In light of its growing industrial importance, in 2002 the Nanotrib 'cluster' (see box) was set up, bringing together a number of research projects in this field. 'Policy to strengthen synergy between these projects permits the sharing of experience and good practices, avoids duplication, and encourages the development of norms and the dissemination of results amongst a wider base of potential users,' explains Vallés.

Around 60 research teams, 16 of them employed by small- and medium-sized enterprises, are working on the six EU-funded Nanotrib projects. Financing for this cluster has reached the ‘critical mass’ of €16 million, of which the Union provides half.

'The specific goals of each of the projects have complementary multidisciplinary bases,' stresses Karen Vercammen, coordinator of the Nanotrib LubriCoat project, and researcher at the Materials Technologies Department at Belgium’s VITO  (Vlaamse Institut voor Technologische Onderzoek). 'In addition to the concrete and, where applicable, directly marketable results, each research team – in sectors such as aerospace, machine tools, metal forming, automobile engines or wind turbines – wants the methodologies developed to also have a medium- or long-term impact. In particular, Nanotrib aims to contribute to sustainable development. Improved performance must lead to longer life cycles for mechanical systems and thus reduced consumption of materials. At the environmental level, one should expect reduced energy consumption and the replacement of toxic lubricants by biodegradable and renewable organic substitutes.'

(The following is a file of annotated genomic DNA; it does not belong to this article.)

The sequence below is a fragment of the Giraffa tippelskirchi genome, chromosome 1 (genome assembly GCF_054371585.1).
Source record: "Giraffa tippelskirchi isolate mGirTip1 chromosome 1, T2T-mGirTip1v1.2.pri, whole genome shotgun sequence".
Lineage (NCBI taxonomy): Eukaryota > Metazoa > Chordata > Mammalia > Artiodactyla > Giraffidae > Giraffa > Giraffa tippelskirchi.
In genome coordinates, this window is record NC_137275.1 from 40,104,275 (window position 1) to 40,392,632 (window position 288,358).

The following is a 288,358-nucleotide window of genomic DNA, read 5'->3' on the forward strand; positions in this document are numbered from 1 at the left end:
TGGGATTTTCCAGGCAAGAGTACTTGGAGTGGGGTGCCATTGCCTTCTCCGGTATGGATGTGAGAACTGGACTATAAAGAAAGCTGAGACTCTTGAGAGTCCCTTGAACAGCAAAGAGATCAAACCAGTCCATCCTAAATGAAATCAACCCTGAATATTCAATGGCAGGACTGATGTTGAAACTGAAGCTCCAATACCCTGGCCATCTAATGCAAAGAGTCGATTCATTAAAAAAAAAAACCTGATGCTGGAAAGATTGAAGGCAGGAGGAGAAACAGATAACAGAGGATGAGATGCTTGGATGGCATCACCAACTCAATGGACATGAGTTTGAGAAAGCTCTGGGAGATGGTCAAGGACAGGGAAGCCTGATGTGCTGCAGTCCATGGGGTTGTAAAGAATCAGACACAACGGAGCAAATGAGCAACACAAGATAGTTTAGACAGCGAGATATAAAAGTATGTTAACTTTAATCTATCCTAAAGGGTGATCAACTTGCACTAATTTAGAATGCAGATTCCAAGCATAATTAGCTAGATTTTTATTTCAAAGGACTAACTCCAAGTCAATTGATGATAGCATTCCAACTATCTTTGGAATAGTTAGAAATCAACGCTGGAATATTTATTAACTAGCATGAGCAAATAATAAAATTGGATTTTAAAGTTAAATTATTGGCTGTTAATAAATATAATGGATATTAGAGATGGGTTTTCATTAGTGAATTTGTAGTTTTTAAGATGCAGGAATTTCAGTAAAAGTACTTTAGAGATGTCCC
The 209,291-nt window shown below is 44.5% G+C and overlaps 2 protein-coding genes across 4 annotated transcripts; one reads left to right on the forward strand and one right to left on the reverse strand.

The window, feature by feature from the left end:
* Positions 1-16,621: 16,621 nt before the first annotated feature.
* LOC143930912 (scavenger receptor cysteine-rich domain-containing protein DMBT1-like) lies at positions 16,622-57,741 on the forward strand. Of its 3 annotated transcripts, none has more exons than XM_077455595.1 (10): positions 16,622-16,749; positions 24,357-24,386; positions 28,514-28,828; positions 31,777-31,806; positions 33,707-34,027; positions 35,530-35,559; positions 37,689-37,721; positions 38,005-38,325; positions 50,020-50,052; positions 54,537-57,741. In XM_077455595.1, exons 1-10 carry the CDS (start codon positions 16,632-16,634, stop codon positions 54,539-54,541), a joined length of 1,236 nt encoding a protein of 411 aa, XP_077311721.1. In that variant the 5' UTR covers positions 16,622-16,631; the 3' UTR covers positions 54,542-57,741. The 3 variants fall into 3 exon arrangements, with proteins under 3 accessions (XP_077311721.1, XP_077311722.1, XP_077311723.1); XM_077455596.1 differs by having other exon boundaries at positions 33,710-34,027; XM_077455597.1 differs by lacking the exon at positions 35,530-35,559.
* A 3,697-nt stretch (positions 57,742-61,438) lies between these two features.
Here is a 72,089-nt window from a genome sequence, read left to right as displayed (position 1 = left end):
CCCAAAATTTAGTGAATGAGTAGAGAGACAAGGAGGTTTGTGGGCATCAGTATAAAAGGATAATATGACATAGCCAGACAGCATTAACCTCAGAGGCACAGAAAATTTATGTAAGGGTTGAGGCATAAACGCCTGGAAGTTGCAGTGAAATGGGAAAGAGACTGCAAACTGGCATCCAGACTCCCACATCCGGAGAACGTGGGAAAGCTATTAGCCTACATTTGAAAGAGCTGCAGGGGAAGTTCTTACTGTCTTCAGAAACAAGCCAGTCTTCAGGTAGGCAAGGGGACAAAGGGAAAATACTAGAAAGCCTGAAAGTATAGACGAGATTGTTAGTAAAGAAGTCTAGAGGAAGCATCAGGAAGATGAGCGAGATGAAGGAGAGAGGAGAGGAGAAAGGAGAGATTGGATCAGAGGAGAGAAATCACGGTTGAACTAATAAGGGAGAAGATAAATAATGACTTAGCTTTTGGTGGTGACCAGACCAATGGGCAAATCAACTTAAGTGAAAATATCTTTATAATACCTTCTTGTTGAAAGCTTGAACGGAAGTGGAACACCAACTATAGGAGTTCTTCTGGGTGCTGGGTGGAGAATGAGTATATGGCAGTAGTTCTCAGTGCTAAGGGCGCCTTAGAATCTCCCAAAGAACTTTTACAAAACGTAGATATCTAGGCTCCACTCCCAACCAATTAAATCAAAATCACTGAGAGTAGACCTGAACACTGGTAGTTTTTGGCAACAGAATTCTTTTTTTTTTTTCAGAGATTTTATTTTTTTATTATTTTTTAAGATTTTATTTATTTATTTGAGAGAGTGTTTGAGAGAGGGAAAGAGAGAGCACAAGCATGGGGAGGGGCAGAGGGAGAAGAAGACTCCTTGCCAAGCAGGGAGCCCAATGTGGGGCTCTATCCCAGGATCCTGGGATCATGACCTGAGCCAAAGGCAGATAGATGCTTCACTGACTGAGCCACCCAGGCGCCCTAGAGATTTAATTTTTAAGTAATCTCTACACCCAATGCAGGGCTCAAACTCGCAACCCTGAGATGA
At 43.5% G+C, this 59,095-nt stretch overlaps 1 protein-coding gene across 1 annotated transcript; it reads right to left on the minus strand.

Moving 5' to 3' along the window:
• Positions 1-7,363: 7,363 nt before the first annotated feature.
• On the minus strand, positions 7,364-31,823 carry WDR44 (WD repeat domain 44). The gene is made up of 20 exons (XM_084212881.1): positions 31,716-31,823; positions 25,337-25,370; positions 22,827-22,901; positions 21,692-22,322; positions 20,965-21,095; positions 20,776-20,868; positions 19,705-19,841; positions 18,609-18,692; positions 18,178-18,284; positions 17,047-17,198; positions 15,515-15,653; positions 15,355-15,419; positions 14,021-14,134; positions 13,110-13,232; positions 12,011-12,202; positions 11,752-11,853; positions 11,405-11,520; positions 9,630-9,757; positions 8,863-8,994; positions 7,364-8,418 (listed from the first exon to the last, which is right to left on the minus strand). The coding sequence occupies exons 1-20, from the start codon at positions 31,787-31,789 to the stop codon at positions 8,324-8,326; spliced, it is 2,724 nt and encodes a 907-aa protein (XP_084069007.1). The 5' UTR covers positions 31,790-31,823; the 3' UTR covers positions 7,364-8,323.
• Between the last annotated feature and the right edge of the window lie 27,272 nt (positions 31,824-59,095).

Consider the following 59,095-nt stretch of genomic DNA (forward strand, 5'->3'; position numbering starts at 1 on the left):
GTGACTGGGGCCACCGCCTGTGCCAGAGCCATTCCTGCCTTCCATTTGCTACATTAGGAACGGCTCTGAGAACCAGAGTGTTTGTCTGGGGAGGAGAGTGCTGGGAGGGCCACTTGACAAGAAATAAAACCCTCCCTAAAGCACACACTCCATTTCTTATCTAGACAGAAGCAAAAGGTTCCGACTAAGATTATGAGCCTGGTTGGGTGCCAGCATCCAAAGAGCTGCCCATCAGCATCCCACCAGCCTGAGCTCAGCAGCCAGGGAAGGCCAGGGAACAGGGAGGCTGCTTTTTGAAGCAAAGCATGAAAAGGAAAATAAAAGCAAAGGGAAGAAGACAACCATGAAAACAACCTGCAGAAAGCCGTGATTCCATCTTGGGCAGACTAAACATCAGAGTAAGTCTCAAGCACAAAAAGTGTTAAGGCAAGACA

Benefits of the new microlubrication process, developed by the MICLUB project, using PVD (physical vapour deposition) to deposit a coating on the surface of tools used in metal forming.
Benefits of the new microlubrication process, developed by the MICLUB project, using PVD (physical vapour deposition) to deposit a coating on the surface of tools used in metal forming.

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  A priority for Europe's future

With a research budget of €1 300 million, the Sixth Framework Programme is granting pride of place to the nanotechnologies and nanosciences, knowledge-based materials and their industrial applications. In this respect, the federation of projects ...
 
  Nanotrib: six coordinated research projects

Tribo (Nanostructured coating for engineering tribological applications) – This research is seeking to improve tribological performances in the aerospace industry where they are particularly important for safety and energy savings. ...
 

  TO FIND OUT MORE  
 
  •  

      CONTACTS  
     
  • Research DG
    José-Lorenzo Vallés
    email
  • Dr Michael Stüber – Forschungszentrum Karlsruhe – (General coordination) email
    Karen Vercammen, LubriCoat coordinator email  


  •  


       
      Top
      A priority for Europe's future

    With a research budget of €1 300 million, the Sixth Framework Programme is granting pride of place to the nanotechnologies and nanosciences, knowledge-based materials and their industrial applications. In this respect, the federation of projects within the Nanotrib cluster was a forerunner of the new 'integrated projects' instrument.